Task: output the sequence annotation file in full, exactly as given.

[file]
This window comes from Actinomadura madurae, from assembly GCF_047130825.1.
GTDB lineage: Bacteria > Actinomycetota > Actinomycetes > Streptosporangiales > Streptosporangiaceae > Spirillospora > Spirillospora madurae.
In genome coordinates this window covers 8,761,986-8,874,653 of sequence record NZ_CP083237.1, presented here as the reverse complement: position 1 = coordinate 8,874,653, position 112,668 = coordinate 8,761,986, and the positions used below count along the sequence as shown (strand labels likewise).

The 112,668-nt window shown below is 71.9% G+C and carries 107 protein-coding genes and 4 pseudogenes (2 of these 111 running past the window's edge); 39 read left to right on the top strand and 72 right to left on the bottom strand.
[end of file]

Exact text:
This window comes from Actinomadura madurae, from assembly GCF_047130825.1.
GTDB lineage: Bacteria > Actinomycetota > Actinomycetes > Streptosporangiales > Streptosporangiaceae > Spirillospora > Spirillospora madurae.
In genome coordinates this window covers 8,761,986-8,874,653 of sequence record NZ_CP083237.1, presented here as the reverse complement: position 1 = coordinate 8,874,653, position 112,668 = coordinate 8,761,986, and the positions used below count along the sequence as shown (strand labels likewise).

The 112,668-nt window shown below is 71.9% G+C and carries 107 protein-coding genes and 4 pseudogenes (2 of these 111 running past the window's edge); 39 read left to right on the top strand and 72 right to left on the bottom strand.